Kalish LA, Waltz DA, Dovey M, et al. Impact ofBurkholderia dolosaon lung function and survival in cystic fibrosis. Am J Respir Crit Care Med. 2006;173(4):421-425. [CrossRef]
 
Mahenthiralingam E, Vandamme P, Campbell ME, et al. Infection withBurkholderia cepaciacomplex genomovars in patients with cystic fibrosis: virulent transmissible strains of genomovar III can replaceBurkholderia multivoransClin Infect Dis. 2001;33(9):1469-1475. [CrossRef]
 
Nixon GM, Armstrong DS, Carzino R, et al. Clinical outcome after earlyPseudomonas aeruginosainfection in cystic fibrosis. J Pediatr. 2001;138(5):699-704. [CrossRef]
 
Dasenbrook EC, Checkley W, Merlo CA, Konstan MW, Lechtzin N, Boyle MP. Association between respiratory tract methicillin-resistantStaphylococcus aureusand survival in cystic fibrosis. JAMA. 2010;303(23):2386-2392. [CrossRef]
 
Dasenbrook EC, Merlo CA, Diener-West M, Lechtzin N, Boyle MP. Persistent methicillin-resistantStaphylococcus aureusand rate of FEV1 decline in cystic fibrosis. Am J Respir Crit Care Med. 2008;178(8):814-821. [CrossRef]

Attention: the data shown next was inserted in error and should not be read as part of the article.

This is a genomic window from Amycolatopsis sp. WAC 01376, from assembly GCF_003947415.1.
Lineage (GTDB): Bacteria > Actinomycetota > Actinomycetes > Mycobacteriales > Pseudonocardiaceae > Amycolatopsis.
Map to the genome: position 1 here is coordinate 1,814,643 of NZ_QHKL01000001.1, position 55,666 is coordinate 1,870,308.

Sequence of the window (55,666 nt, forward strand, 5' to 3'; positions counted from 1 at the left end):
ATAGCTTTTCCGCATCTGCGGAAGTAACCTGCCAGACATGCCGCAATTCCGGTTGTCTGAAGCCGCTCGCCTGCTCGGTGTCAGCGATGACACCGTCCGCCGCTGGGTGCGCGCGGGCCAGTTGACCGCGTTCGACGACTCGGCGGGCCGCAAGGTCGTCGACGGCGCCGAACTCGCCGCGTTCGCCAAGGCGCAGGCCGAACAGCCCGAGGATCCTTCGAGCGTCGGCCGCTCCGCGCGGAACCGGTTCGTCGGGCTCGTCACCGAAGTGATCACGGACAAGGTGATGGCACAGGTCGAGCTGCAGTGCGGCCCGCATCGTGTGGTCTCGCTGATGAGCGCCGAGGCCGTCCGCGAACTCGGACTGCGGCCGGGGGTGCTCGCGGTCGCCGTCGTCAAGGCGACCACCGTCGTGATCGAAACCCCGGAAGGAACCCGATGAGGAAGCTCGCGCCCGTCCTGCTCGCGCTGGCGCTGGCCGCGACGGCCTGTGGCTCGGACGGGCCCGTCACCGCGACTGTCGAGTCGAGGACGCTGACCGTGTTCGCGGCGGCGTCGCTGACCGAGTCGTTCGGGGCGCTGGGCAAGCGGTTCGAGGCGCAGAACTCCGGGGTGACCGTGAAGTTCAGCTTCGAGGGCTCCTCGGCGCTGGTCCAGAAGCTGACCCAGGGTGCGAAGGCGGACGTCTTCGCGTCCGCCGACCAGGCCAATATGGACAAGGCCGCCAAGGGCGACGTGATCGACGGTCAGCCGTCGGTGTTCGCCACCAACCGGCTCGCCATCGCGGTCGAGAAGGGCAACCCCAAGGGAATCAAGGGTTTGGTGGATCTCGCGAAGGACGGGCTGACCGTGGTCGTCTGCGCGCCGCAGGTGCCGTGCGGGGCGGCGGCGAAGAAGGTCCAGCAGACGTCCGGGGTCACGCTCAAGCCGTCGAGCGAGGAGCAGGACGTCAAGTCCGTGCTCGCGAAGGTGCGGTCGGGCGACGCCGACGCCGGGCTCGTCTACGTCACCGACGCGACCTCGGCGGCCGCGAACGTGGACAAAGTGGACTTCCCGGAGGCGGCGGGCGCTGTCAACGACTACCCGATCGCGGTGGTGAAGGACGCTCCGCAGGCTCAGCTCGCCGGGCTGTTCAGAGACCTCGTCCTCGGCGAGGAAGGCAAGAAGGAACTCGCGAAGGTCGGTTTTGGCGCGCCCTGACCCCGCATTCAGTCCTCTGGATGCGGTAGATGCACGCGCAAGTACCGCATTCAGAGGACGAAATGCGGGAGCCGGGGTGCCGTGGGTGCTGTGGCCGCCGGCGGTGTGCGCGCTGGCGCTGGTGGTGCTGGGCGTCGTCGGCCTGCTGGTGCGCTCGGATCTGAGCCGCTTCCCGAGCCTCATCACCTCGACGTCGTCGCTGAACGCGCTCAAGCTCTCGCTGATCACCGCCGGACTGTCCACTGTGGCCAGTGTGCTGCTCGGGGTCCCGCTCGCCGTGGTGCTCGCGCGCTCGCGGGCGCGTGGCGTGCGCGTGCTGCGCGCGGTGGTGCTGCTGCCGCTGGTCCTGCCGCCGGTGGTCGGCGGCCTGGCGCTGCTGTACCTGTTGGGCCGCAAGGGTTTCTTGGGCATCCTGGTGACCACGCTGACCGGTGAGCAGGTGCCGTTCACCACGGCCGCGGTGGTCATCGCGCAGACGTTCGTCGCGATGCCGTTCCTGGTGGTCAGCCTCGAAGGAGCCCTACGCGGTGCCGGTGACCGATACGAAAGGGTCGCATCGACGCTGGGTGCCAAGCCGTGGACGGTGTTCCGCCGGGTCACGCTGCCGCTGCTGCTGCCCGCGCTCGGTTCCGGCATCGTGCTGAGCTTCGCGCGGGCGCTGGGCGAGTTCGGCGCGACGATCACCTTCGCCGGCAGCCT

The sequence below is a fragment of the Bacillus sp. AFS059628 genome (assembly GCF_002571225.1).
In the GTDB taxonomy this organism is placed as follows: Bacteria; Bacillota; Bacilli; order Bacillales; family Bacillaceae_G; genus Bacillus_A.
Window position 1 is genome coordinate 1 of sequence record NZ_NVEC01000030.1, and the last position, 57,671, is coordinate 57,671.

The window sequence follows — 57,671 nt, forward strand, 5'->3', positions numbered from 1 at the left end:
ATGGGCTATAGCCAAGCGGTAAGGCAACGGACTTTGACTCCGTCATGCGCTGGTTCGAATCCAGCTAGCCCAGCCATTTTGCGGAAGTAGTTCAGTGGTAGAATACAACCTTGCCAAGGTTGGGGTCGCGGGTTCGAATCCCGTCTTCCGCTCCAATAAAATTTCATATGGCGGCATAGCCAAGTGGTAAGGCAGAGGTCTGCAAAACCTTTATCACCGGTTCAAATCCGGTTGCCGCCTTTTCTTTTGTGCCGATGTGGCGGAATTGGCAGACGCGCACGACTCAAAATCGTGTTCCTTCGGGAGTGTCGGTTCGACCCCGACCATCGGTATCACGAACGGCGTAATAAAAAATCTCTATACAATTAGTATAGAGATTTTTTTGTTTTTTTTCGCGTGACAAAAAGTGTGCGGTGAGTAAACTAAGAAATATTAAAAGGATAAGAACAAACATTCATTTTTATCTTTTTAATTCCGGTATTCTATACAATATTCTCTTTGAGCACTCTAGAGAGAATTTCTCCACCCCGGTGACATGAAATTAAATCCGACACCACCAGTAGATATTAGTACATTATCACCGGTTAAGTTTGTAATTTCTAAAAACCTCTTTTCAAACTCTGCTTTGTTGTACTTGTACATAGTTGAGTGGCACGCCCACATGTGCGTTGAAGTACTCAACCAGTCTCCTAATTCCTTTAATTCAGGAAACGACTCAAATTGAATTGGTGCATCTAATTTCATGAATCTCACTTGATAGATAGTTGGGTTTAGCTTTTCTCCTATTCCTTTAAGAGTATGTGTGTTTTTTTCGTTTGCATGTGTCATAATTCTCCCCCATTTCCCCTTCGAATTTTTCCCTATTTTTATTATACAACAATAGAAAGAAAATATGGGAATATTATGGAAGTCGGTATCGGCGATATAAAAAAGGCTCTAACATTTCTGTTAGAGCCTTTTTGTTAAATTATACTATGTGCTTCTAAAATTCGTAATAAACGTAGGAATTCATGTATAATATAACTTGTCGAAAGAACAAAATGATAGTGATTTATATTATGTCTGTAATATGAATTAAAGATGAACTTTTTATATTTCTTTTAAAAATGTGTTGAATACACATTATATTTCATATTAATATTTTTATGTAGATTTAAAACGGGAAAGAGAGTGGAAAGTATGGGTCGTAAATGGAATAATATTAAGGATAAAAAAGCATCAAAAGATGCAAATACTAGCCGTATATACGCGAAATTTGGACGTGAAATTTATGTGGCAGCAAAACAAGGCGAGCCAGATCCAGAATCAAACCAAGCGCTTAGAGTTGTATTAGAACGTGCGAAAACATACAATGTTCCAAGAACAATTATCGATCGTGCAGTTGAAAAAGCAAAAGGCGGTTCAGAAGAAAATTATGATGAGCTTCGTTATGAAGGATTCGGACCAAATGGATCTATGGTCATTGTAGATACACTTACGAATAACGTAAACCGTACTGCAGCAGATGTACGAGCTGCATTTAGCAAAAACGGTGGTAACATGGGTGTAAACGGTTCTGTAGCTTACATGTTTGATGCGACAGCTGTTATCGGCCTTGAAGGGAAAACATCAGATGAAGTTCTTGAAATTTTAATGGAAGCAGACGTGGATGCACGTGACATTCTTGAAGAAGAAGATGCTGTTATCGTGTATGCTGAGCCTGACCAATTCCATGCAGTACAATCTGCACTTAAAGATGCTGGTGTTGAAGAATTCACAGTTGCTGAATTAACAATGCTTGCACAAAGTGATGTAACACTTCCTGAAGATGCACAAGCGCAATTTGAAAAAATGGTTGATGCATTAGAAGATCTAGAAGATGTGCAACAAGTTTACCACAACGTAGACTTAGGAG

Doe SJ, McSorley A, Isalska B, et al. Patient segregation and aggressive antibiotic eradication therapy can control methicillin-resistantStaphylococcus aureusat large cystic fibrosis centres. J Cyst Fibros. 2010;9(2):104-109. [CrossRef]
 
Razvi S, Quittell L, Sewall A, Quinton H, Marshall B, Saiman L. Respiratory microbiology of patients with cystic fibrosis in the United States, 1995 to 2005. Chest. 2009;136(6):1554-1560. [CrossRef]
 
Chen JS, Witzmann KA, Spilker T, Fink RJ, LiPuma JJ. Endemicity and inter-city spread ofBurkholderia cepaciagenomovar III in cystic fibrosis. J Pediatr. 2001;139(5):643-649. [CrossRef]
 
Muhdi K, Edenborough FP, Gumery L, et al. Outcome for patients colonised withBurkholderia cepaciain a Birmingham adult cystic fibrosis clinic and the end of an epidemic. Thorax. 1996;51(4):374-377. [CrossRef]
 
Farrell PM, Shen G, Splaingard M, et al. Acquisition ofPseudomonas aeruginosain children with cystic fibrosis. Pediatrics. 1997;100(5):E2. [CrossRef]
 
Pegues DA, Carson LA, Tablan OC, et al. Acquisition ofPseudomonas cepaciaat summer camps for patients with cystic fibrosis. Summer Camp Study Group. J Pediatr. 1994;124(5 pt 1):694-702. [CrossRef]